My mouth is much better than it was when I nearly bit off my tongue in a road traffic “incident” over three weeks ago, but certainly not back to normal.
Shame! Poor regular readers must be getting about as fed up with my tongue trauma as I was with the almost constant pain.
But if the casual scanner doesn’t know that I nearly severed the glossus maximus when the car in which I was driven hit an unseen speed hump, taking off like a Sam 7, he or she won’t understand why a restaurant reviewer has been living on baby-style food for weeks, after days in which it was impossible to eat or drink at all (or talk!)
It’s been very frustrating: especially during a cruise on Lake Kariba (see TheStandard.co.zw, Sunday) when splendid meals and mouthwatering snacks were available almost 24/7; I was constantly peckish — if not downright hungry — but had to refuse plate after plate of great grub!
On Monday, I was told (inaccurately, it transpired) our suburb was, once-again, plunged into Zesa-less miserable darkness.
So, after a couple of after work sundowners, I called en-route home to gingerly munch a meal at a favourite eatery: Portuguese-colonial style Cascais in Harare’s Samora Machel Avenue.
I’d driven past at lunchtime, when the joint jumped; parking, as usual, at a premium. At night there were nine customers when I entered; I was No 10; a group of eight, refreshingly bubbly happy folk, arrived 10 minutes later, but two originals left.
It was Monday: not the best trading night in local hospitality; it was cold: slightly off-putting in a restaurant offering more outdoor than inside tables.
But it was month-end: punters (presumably) being still in possession of discretionary loot. And Cascais’ main opposition outlet, Coimbra, shuts Mondays. So where was everyone?
I had already decided not to try eating a conventional main course. I’d have cheerfully murdered to attack, Henry VIII-style, the restaurant’s trademark half piri-piri chicken, good chips and salad, but it was out of the question.
Soup was manageable but, sod’s law, the authentic traditional green soup, caldho verde (made in Portugal with kale, but locally using spinach, chard, rape, cabbage…or any combination of whatever member of the brassica family is readily available) was “off” that night.
No train smash, though; replacement dish was announced as bean soup. Unsure whether the waiter got the rather painful pun: “Never mind ‘been soup’, what is it now?”
It was a big, steaming, thick bowlful of tasty vegetarian goodness, stiff with well cooked legumes and assorted other veg folded in. It was sadly under-seasoned: unusual in Iberian-style outlets.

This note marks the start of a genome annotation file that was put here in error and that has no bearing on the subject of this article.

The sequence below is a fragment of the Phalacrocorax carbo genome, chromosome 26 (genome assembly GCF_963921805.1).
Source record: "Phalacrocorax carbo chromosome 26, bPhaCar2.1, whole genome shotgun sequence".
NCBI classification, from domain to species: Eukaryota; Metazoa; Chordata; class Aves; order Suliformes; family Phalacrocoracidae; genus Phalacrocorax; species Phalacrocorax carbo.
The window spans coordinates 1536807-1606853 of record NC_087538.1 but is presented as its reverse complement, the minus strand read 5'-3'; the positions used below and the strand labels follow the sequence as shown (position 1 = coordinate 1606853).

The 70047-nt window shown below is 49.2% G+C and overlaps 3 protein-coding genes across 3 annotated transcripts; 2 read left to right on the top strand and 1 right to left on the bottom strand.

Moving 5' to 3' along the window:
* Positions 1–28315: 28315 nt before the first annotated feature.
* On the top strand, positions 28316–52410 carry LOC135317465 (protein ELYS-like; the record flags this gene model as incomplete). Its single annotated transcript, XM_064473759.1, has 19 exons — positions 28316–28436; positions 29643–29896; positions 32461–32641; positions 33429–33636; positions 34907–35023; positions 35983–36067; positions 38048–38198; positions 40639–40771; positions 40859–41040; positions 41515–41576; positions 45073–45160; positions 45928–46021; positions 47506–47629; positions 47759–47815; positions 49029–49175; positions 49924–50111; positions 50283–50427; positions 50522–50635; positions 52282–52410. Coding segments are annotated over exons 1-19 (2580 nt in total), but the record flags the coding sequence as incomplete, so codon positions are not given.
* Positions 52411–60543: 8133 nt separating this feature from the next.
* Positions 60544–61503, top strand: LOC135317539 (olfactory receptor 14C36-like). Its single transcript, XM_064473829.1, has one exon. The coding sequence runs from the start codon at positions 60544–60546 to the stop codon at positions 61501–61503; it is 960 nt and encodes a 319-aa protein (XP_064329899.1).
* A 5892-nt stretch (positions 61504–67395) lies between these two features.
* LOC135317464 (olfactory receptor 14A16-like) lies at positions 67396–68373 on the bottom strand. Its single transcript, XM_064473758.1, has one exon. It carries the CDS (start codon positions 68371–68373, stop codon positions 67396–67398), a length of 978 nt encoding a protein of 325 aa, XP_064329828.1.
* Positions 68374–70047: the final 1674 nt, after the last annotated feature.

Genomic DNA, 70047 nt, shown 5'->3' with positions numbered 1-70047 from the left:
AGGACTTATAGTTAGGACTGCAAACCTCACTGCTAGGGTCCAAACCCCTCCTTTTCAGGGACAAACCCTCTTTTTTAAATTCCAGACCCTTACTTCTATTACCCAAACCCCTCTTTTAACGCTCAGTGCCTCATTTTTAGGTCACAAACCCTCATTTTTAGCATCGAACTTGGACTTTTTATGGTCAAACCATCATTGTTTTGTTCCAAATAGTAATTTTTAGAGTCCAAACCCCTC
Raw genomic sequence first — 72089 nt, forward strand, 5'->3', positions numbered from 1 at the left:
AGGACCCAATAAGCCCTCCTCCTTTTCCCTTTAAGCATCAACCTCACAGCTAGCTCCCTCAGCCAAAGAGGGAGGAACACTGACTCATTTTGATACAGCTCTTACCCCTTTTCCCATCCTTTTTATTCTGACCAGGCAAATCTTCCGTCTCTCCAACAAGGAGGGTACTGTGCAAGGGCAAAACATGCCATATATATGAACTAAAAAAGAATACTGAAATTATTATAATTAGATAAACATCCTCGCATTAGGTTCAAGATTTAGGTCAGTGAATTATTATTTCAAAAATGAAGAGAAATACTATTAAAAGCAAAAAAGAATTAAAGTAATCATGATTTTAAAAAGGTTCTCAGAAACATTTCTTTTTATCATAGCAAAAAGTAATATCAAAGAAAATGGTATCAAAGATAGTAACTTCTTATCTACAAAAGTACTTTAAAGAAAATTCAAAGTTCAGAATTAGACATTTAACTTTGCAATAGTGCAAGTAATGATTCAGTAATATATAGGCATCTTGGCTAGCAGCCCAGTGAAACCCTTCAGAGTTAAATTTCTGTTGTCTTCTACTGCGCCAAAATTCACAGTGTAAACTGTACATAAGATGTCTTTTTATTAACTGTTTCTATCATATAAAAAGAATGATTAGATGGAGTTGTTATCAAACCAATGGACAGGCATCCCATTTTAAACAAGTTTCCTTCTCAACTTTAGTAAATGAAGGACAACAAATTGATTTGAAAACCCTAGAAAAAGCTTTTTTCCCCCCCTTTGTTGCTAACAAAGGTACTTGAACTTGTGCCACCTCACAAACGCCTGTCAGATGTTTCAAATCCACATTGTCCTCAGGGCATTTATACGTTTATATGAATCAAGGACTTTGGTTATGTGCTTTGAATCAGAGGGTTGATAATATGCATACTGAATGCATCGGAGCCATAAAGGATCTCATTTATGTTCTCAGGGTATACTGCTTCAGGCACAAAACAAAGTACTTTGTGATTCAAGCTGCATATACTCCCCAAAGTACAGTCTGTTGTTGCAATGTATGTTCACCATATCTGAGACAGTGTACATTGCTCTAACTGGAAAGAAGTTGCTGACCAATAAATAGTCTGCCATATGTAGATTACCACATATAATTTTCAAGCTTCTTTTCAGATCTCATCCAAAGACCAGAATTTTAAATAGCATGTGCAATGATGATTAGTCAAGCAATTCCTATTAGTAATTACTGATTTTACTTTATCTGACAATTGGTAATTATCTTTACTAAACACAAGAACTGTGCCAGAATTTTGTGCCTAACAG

But no matter, it’s much easier to add salt, pepper and garlic than remove it! Soups are $3; spring rolls and chouriÇo (chorizo in Spanish) $4; trinchado $5,50; lovely salads, usually well-endowed with grand pitted olives, $3,50-$4,50.
I began eating out regularly in the late 1950s and from then, for the next couple of decades, prawn cocktail was starter-of-choice, probably globally. Until fairly recently the dish was described thus on Cascais’ economically-worded menu, but now — and more accurately — it’s called shrimp cocktail. (Confusingly, Americans call prawns “shrimp”.)
Wee moreish pink crustaceans vastly outweighed crisp greenery and a piquant cocktail sauce in a classically twee dish, allegedly originally created by Fanny Cradock; now –justifiably — making something of a culinary comeback. At $5 it went well with Cascais’ soft-crumbed continental-style bread and butter.
Still hungry, but unable to handle p-p chicken (full $16, half $8, baby $10,5, cubed chicken breast $7 or giblets and chips, $8) and certainly not grilled steak or chops ($6-$16) I ordered a starter-sized plate of chicken giblets in an intensely deep sauce with just a hint of the “hot stuff” which accompanies much Portuguese cooking ($4) and managed to finish about two-thirds of it.
Perhaps because the place was so relatively quiet, customer-wise, it was possible to clearly hear background music usually drowned by sounds of crockery, cutlery and glassware used enthusiastically, punctuated by laughter.
If it was Portuguese music, it sounded remarkably like some Afrikaans sokkie-sokkie, tikkidrei tracks played by Joe Esterhuizen; quite listenable to.
I can usually take or leave music in restaurants. Few of the world’s really memorably great establishments feature it.
I once made the mistake of saying how much I enjoyed Rat Pack-era numbers played routinely in the Frankie and Benny’s chain of New York-style 1950-ish Italian-American restaurants flourishing in the UK.
Those at Gatwick and Aberdeen are especially good.
Don’t praise their soundtrack, though. Specially trained waiters reluctant to take “no” for an answer immediately try to flog you a boxed set of CDs at eye-wateringly painful prices!
(It was ironic—and, I hope coincidental—that, over lunch at City Bowling Club, Harare, recently, the splendidly evocative voice of Mama Cass Elliott, of Mamas and Papas immediately followed Karen Carpenter’s dulcet well-modulated tones.
There’s something strangely, singularly, spooky about being serenaded over oxtail casserole by a very large lady who choked to death on a ham sarney and a tiny skinny one who died of anorexia!)
I ended a leisurely Cascais supper with the ubiquitous Southern African pudding: vanilla ice-cream and chocolate sauce ($3) and pleasant Irish coffee at $4.
Bottom line: soup, two starters, pudding, two lagers and a “speciality” coffee cost $23.
Cascais Restaurant, 139, Samora Machel Avenue. Tel 704831/0. Shuts Saturday lunch, otherwise open daily.